I just watched a short CNN storyline. A huge loss for the tech world. He was certainly a tech prodigy and will be sadly missed. Apple will suffer from this loss...
I have an iPhone and a couple iPods. Fabulous products IMHO.
Steve Jobs had little impact on any kind of invention--Apple isn't particularly innovative and just sells crap that other people invented.
That happens to be a big thing.
I've seen tons of technology come and go in my time. In fact, a lot of Apple's products are technology that failed. Smart phones? the iPhone sucks; i had an iPaq PDA with Microsoft PocketPC 6, phenomenal handwriting recognition ... you could open PocketWord, sit down, and just write, and write... write 50 page reports, write novels, whatever ... on a 3 inch screen. One day they shoved a cell phone chip into it and called it a "Smart Phone."
There was no 3G.
Palm's stuff flopped. Blackberry would be the pathetic state of the art FOREVER if Apple didn't break into the market with the iPhone. Google Android wouldn't have come about as a response. I'm still confused about the industry's vocal and obvious attempt to get rid of the stylus (the first statement directly of this I saw was Samsung's), as I find it both immediately useful for high-accuracy applications (stylus typing is faster than finger typing on 3.5 inch screen keyboards) and important for handwriting recognition input (which PocketPC 6 did phenomenally circa 1998).
Tablets ... remember in 2001, Windows Tablet Edition... laptops with swivel screens ... a complete flop. Again, with phenomenal handwriting recognition. The iPad did it 10 years later ... again, with 3G connectivity; wifi wasn't big back then, much less 3G. Laptops are still worthless in college, although every college student "needs a laptop" (it has to go with them to class, somehow ... something I haven't figured out yet).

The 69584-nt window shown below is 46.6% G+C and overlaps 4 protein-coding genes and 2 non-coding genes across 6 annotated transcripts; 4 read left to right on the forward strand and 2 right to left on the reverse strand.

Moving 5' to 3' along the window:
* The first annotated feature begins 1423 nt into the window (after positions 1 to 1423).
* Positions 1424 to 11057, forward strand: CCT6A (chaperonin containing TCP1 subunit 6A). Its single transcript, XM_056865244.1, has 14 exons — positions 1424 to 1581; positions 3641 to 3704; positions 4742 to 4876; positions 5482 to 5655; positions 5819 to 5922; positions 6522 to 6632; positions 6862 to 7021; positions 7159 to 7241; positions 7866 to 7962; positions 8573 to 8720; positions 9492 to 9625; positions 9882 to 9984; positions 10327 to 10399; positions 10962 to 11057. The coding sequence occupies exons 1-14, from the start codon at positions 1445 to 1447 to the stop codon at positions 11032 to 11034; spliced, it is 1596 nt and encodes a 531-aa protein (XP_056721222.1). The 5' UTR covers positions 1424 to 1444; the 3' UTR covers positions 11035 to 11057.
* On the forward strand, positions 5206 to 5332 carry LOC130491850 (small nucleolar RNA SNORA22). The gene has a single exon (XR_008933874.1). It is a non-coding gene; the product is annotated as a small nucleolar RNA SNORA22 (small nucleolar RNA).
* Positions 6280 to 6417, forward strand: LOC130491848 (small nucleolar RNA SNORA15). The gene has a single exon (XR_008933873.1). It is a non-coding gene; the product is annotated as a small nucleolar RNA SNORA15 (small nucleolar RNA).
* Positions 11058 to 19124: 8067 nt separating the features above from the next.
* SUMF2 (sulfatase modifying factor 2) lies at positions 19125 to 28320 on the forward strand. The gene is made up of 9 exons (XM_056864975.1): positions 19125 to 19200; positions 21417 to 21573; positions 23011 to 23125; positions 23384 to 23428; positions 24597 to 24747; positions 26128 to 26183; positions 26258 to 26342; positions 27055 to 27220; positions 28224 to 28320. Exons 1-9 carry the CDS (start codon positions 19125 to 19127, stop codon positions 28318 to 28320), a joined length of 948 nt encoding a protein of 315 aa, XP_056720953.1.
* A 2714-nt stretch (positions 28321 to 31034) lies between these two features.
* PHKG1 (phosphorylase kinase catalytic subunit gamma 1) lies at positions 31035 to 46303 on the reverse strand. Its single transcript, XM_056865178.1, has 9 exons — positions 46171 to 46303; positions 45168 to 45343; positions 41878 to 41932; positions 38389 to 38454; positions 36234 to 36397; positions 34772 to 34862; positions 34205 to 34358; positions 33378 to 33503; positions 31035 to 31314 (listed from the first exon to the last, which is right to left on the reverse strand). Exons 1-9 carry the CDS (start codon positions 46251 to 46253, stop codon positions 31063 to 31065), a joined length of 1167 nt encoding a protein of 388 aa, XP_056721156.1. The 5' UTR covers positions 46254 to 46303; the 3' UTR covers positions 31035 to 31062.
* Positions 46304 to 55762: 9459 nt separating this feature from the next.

The iPod showed up when MP3 players looked popular, but were really crappy. The technology would have peaked, then died off. Apple figured out how to leverage that perfectly.
And that's what Apple does.
That's what Steve Jobs was good at.
The tech industry tends to lock up a lot. There is so much technology that never makes it because businesses simply don't know how to leverage it. a lot of Apple's products are a step up, and a lot are a step down; but in pretty much all cases, Steve Jobs was pulling tech that was going nowhere and putting it in a shiny box in a form that was actually useful.
Steve Jobs drove the industry.
That's what he was good at.
Now we need a new one, and it's hard. It's hard because it's hard; and it's hard because whoever gets that job will be too busy trying to be Steve Jobs instead of trying to do what Steve Jobs did. If you are trying to emulate a person, you have no idea what you're doing; if you actually get it, you only have to be yourself.
Technology may stagnate for a while....